It has been argued that the proposals will create patronage. Of course, everyone can exercise patronage; anybody who can exercise power can grant patronage. However, I would be much happier for that power to be exercised by someone whom can I question, I can team up with Opposition Members or Government Back Benchers to table a motion and criticise and, ultimately, I could remove without bringing down the whole pack of cards of government. Surely, that is a better way to proceed, and that is what the right hon. Member for Ashton-under-Lyne (Mr. Sheldon) and the members of his Liaison Committee were proposing.

I draw the House's attention to some of the Government's responses to the report. They show an extraordinarily blinkered frame of mind. The principle at the nub of our debate is the question of who does the appointing and paragraph 11 of their response to the Liaison Committee report says:

I shed tears over those remarks. Do the Government seriously think that we will be concerned if the members of an independent panel, who command the trust of the House because of their personal standing, make appointments even when that might mean that, at times, the appointments of the chairmanship do not follow the hallowed processes that the Leader of the House has put forward?

I need think only of the Committee on which I sit, the Environmental Audit Committee. It has a Chairman who is an Opposition Member, but I recollect that, at the time of his appointment, some members of the Committee felt great anxiety about his appointment. However, because of his standing and the way in which he has conducted the Committee, the problem disappeared. We all know the reality: if people get on to Select Committees and do a good job and if the Chairmen are impartial, the truth is that, as numerous Members have said, we start to operate on a cross-party basis. Because the remit of Select Committees is scrutiny, they frequently tend to ask the Executive awkward questions about how they are carrying out what they say they are carrying out. The Committees do not necessarily question wider areas of policy.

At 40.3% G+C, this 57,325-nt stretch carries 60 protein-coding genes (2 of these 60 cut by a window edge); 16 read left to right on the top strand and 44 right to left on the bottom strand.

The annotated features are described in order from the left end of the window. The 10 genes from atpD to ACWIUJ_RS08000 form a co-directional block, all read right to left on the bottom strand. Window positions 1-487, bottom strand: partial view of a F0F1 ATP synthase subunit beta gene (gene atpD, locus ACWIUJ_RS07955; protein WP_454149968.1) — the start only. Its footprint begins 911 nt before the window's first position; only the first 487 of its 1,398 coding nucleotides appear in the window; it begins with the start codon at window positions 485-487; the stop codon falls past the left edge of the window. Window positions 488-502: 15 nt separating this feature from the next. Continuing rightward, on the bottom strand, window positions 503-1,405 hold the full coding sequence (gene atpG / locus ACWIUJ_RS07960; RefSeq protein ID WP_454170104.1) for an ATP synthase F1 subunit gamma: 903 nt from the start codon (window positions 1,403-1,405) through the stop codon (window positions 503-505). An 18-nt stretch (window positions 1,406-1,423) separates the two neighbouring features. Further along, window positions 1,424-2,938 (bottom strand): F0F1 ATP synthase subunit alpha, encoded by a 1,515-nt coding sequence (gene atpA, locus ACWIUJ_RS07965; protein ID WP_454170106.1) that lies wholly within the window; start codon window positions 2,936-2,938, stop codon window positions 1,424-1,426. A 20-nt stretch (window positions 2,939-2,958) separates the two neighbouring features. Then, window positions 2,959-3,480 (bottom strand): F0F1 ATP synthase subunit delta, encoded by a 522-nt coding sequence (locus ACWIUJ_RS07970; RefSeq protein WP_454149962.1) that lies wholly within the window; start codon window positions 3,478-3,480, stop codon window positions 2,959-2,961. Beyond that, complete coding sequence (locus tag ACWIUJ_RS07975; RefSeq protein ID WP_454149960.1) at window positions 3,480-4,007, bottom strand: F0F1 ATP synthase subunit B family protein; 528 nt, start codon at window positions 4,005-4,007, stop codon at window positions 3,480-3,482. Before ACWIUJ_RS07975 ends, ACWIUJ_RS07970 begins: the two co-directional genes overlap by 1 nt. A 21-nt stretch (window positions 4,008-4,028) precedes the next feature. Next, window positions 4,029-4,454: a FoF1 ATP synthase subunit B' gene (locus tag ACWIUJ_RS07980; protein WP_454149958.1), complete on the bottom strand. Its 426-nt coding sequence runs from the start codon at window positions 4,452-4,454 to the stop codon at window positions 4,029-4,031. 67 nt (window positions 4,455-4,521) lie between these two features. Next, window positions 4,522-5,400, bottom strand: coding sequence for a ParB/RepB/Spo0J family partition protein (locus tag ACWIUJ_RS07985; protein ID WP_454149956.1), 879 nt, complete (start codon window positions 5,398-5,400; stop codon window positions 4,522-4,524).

As the House approaches the decision that it must take at 10 o'clock, I am mindful of the fact that this is a Supply day and this is an Opposition motion. I recognise that

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some Government Back Benchers might feel embarrassed about going into the Opposition Lobby, but does that not precisely illustrate the point that I have been making in the past few minutes? It is high time that we took this issue away from the realm of party politics. That is feasible.

Mr. Dennis Turner (Wolverhampton, South-East): If the hon. Gentleman wants to take the issue out of the realm of party politics, why has he chosen to debate the matter under an Opposition day motion? Does he not think that that has done great damage to the cause that is being espoused?

Mr. Grieve: The hon. Gentleman was not here for the debate, so I have to tell him that we have had no other opportunity to hold this debate on a motion with a Division. Therefore, having asked repeatedly for such a debate, we thought it fit to bring the matter before the House. I am truly sorry that the motion is an imperfect mechanism, but it is the only one at our disposal.

I very much hope that the debate persuades hon. Members on both sides of the House to implement the proposals. I am certain of one thing--I know that my right hon. Friend the Leader of the Opposition has a deep and heart-felt commitment to restoring the ability of the legislature to scrutinise the activities of the Executive. We set that out clearly in our paper on reforming Parliament, and when we get back into office, we will do just that.

9.50 pm

The Parliamentary Secretary, Privy Council Office (Mr. Paddy Tipping): The debate on the Liaison Committee's first report has been lively. In many respects, it parallels the previous debate in November because the arguments rehearsed then have been re-run this evening. Apart from some different shades and emphasis, it is fair to say that little new has been added. However, there is one exception: my hon. Friend the Member for Rochdale (Mrs. Fitzsimons) and my right hon. Friend the Leader of the House made clear the way in which the Labour party proposes names for Select Committees. It is a much wider process than many believe.